Wouldn’t it make more sense, that instead of spending you time on things that happened hundreds of years ago, instead try to restore the family if one really wants to save lives, do what I do when stopped by a cop, have my hands where he can see them and obey the policeman, I even say yes sir or yes mam, out of respect for the position not necessarily the person. Wouldn’t every one of the recent deaths that has been in the news all be alive today if they just would have done what I any every one sensible person does, obey the police and don’t fight him or try to take his gun or stun gun.

Why follow a political agenda when Black families are in crisis, and because of this, black kids are at the very bottom in education, these are the things that one should focus on. Angering people who have done you no harm will keep you at the bottom.

Bailey Jones

I appreciate your opinion, Jack. And I disagree with every bit of it. (I'm not quite sure what it has to do with school finance, though.) I would be hard-pressed to come up with a single metric (income, wealth, health, employment, education, justice) where POC don't rank lower than whites. If, as you say, POC are not inherently inferior, then the only other possibility for these metrics is systemic oppression (a "rigged system", as a recently defeated president would say). It's built into every aspect of our society.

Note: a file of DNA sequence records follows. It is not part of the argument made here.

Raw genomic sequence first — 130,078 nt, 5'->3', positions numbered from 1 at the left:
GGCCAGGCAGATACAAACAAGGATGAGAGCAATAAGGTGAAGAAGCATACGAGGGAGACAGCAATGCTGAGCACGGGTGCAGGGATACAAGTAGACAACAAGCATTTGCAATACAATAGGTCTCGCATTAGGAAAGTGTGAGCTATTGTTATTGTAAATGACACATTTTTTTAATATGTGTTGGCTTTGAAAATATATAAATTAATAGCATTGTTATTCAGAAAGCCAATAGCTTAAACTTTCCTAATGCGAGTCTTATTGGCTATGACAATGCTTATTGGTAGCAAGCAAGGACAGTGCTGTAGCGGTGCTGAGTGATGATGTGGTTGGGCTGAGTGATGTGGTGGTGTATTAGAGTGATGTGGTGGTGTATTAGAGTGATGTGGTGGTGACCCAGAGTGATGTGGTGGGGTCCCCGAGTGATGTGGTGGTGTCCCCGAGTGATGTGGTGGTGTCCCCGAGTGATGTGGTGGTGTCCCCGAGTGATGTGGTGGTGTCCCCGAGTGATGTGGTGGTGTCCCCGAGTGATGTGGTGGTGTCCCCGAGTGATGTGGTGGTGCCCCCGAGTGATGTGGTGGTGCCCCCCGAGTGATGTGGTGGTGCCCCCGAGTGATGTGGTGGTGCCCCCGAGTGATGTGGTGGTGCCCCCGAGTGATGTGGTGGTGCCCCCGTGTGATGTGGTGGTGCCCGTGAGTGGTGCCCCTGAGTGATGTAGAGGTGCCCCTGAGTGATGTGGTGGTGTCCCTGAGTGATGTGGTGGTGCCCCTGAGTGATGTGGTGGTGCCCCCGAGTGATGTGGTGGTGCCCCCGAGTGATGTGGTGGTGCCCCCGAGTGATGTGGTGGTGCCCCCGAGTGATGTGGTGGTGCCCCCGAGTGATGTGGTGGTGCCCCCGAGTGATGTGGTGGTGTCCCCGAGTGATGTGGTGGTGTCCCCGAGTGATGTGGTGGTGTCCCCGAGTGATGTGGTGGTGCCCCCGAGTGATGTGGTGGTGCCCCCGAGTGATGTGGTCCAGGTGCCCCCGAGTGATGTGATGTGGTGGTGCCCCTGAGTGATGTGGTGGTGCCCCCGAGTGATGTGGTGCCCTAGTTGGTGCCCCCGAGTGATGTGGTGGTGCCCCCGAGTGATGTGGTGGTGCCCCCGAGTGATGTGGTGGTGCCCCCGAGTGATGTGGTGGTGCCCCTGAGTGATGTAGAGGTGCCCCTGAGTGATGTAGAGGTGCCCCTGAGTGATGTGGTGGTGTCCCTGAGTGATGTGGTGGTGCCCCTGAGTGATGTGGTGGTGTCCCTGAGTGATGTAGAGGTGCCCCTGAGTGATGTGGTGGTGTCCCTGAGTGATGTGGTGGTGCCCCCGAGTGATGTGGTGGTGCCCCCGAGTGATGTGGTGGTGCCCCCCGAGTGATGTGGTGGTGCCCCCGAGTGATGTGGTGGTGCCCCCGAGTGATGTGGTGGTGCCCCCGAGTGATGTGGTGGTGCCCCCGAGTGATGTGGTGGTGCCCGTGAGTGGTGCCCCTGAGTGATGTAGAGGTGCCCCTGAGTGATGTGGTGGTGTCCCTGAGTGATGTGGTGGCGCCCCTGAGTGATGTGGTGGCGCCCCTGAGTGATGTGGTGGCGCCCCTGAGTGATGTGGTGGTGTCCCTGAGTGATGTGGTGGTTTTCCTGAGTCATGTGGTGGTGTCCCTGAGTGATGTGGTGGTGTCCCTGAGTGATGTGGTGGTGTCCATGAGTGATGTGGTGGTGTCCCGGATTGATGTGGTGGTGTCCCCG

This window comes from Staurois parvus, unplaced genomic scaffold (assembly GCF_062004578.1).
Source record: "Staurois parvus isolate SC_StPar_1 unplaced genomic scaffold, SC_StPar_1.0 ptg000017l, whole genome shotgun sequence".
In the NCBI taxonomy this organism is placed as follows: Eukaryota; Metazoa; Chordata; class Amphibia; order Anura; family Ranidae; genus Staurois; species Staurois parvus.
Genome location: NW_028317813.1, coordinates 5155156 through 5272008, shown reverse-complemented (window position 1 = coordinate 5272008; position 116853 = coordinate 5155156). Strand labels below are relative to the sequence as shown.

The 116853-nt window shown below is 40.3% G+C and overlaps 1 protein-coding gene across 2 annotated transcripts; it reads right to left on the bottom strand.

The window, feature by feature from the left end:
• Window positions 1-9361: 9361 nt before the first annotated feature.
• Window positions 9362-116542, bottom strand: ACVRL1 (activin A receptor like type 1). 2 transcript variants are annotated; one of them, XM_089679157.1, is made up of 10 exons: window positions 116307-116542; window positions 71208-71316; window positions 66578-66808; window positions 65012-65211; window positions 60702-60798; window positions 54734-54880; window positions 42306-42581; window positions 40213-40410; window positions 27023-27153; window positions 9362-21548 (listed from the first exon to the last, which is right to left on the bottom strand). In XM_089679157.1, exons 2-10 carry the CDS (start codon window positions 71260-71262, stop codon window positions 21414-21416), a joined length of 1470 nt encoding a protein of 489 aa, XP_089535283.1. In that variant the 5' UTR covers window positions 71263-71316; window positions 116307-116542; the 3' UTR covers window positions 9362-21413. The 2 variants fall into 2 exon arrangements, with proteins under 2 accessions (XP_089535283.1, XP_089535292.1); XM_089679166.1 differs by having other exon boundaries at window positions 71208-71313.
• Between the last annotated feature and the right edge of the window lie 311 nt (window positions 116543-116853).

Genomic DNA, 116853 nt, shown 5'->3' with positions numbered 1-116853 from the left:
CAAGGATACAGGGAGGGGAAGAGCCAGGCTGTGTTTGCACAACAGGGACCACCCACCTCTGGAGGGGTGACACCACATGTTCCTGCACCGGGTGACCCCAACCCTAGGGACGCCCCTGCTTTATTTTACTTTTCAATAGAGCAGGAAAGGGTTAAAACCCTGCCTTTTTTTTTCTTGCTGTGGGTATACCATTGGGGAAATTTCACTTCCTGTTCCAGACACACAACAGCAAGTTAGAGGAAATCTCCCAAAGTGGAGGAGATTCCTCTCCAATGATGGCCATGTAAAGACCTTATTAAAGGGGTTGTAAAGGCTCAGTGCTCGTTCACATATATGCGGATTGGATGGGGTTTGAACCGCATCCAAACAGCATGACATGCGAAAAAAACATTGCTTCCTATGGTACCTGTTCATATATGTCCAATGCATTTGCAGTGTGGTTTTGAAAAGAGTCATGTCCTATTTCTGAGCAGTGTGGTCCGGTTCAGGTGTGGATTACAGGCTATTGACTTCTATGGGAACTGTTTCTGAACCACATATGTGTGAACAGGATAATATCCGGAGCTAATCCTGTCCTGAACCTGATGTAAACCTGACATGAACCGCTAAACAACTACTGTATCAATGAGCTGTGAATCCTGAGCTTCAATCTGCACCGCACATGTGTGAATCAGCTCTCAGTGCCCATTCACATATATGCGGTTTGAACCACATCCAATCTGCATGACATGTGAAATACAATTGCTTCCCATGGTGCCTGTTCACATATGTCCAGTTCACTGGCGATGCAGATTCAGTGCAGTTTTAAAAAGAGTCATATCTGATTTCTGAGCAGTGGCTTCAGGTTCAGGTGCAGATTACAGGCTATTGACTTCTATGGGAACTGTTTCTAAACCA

BTW, the pedant in me says we've yet to have either a black president or a black VP. We've gotten close with Obama (half white) and Kamala (half South Asian). We have had a black first lady, so I guess that's progress.

Mary Gillespie

Bailey, as a degreed chemical engineer (Texas A&M) and wife of a petroleum engineer, I take personal offense from your claim that oil industry jobs don't require the best education available. Even the non-design jobs operating refineries and building pipelines require special training and expertise. Your prejudice against non-degreed workers is showing.